The Year in Media: 2021, and the metaverse anon

[Main image courtesy of Cold War Steve, satirical artist & FIPP speaker]

As we move into the holiday season, we look back on a year of change. The Economist launched its first NFT, Amazon bought MGM, and in Afghanistan the media landscape shifted seismically as a female anchor was broadcast interviewing a Taliban spokesperson. Meanwhile, as the rest of us endeavoured to return to real-world events, Facebook went Meta, and there were BIG deals too throughout the traditional magazine universe. The Media Weekly morphs into the Media Year this week, as we take a whistlestop tour of 2021…

Regulation, Regulation, Regulation

The media year began on a sinister note, as supporters of the outgoing US President stormed the Capitol building. Of course, the real-world assault on democracy had originated in the digital realm, and the events of January 6th served as a wakeup call to lawmakers around the world. FIPP President & CEO, James Hewes, summarised the key issues – and offered a potential solution – in his first open letter of the year:

“Prior to the current crisis, Facebook was already facing a host of legal and regulatory challenges in markets across the world. These were mostly focused on a combination of their monopoly positions in the advertising market and their disregard for copyright. 2021 might well be the year when they face the further challenge of being regulated in the same way as broadcasters or newspapers, forcing them to assume responsibility for the content that appears on their platform.”

And face further challenges they did, as scrutiny of these platforms took on renewed focus. From combatting fake news around Covid-19, to China’s tightening grip on the media tech sector, and beyond to Google’s relationship with publishers in individual markets around the world, regulation became one of the key talking points for our industry, and remains so today.  

To help stay on top of it all, we launched the Global Media Tech Regulation Tracker – a live document that monitors the latest goings on across media tech policy, regulation, and legalities from week to week and market to market. It’s currently up to 30+ markets around the world, including the latest from the UK as the country’s Draft Online Safety Bill gathers momentum.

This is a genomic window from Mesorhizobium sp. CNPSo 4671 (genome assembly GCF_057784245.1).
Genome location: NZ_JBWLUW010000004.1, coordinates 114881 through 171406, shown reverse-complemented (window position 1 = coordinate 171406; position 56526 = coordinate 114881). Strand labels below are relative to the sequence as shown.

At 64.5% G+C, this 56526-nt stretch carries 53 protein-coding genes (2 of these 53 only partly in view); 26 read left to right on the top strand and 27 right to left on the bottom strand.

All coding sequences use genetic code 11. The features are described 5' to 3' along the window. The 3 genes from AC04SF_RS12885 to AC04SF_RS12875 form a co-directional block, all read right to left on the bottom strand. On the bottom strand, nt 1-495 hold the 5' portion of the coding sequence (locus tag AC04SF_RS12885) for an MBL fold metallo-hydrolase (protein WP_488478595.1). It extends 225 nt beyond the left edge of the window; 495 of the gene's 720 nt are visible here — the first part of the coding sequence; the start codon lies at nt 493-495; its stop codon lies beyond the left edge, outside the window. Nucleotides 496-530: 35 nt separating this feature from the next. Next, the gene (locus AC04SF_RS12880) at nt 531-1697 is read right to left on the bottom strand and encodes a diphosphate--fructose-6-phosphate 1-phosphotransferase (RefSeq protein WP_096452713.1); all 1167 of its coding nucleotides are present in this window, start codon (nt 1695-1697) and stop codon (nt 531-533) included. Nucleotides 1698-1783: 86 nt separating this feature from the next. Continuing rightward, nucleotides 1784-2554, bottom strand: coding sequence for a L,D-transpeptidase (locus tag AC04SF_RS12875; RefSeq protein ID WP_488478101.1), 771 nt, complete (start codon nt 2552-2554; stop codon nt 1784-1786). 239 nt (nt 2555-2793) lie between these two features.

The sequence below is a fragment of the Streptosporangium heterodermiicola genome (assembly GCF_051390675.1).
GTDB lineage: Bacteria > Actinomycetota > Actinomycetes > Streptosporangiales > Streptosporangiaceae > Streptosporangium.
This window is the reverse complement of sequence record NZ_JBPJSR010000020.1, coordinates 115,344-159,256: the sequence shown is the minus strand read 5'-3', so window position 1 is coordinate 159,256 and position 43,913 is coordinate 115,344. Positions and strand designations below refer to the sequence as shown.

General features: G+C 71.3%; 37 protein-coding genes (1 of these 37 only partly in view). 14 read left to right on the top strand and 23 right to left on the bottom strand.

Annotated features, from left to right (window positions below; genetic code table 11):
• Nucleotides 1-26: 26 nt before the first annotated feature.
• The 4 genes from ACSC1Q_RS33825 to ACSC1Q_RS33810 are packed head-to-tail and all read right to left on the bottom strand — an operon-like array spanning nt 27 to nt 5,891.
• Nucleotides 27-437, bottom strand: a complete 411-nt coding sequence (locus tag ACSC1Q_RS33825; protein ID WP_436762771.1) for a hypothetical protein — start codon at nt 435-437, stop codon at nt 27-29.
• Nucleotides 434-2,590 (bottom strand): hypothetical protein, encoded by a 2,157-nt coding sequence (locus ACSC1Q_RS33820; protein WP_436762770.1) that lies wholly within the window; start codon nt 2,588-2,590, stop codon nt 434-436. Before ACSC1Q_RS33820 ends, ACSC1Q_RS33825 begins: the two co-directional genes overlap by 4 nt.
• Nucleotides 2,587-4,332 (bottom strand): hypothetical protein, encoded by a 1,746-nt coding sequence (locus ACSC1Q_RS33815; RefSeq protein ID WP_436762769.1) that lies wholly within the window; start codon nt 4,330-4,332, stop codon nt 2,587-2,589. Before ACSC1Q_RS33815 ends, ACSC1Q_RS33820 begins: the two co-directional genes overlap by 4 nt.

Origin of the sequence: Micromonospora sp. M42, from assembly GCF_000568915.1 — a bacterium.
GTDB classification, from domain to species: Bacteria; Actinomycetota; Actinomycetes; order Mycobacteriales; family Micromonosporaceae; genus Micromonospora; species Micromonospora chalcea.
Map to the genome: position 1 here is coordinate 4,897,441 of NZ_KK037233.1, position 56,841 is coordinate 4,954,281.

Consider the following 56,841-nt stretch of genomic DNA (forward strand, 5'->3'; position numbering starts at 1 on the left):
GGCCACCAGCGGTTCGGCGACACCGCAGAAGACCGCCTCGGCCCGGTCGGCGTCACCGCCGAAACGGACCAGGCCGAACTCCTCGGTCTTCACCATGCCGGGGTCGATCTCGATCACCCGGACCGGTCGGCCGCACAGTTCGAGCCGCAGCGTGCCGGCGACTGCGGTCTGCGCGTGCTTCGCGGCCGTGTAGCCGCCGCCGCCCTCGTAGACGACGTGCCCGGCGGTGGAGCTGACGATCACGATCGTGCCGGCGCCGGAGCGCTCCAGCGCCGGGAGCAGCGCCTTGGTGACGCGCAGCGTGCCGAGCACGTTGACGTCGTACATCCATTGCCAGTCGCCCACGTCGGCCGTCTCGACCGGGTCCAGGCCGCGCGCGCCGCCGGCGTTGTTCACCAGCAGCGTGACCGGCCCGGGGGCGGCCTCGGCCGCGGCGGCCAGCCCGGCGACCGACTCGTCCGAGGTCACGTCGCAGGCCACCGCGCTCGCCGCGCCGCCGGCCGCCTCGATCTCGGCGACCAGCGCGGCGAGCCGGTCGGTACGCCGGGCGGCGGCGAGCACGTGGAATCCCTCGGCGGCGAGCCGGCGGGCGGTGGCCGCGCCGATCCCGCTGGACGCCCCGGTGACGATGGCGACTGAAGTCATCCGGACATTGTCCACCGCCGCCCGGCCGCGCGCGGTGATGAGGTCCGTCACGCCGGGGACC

Sometimes we must come full circle to find the truth

An obscure quote from season 3 of the X-Files circa 1995 for you there, so if you got that one give yourself a point in the Christmas quiz and please help yourself to a mince pie… 

The relevance here is that in a year that began big on revenue diversification, we ended up with some strong evidence that the global advertising market is seeing a return to prosperity. For publishers of course, this is good news, as they enter 2022 not only with a broader range of monetisation options available, but also the ability to deliver premium environment, contextually targeted ads in the post-cookie era.  

In a nutshell, monetisation matters: 

  • In March, Google announced that with the end of third-party cookies, it intends to stop personalised ad-tracking altogether. And while we now know that there is a little more breathing space in terms of final phase-out, media owners have rightly been weighing up their options… 
  • At FIPP’s newly launched Direct-to-Consumer (D2C) conference in June, we heard from a range of expert speakers in the digital membership and subscriptions space, about how media owners could wean themselves off the advertising dollar, and leverage a more audience revenue-based approach. 
  • In November, we spoke to The Washington Post’s Head of Commercial Product, Jeffrey Turner, about how Zeus Prime is opening up the opportunities of lucrative first-party data solutions to the wider industry.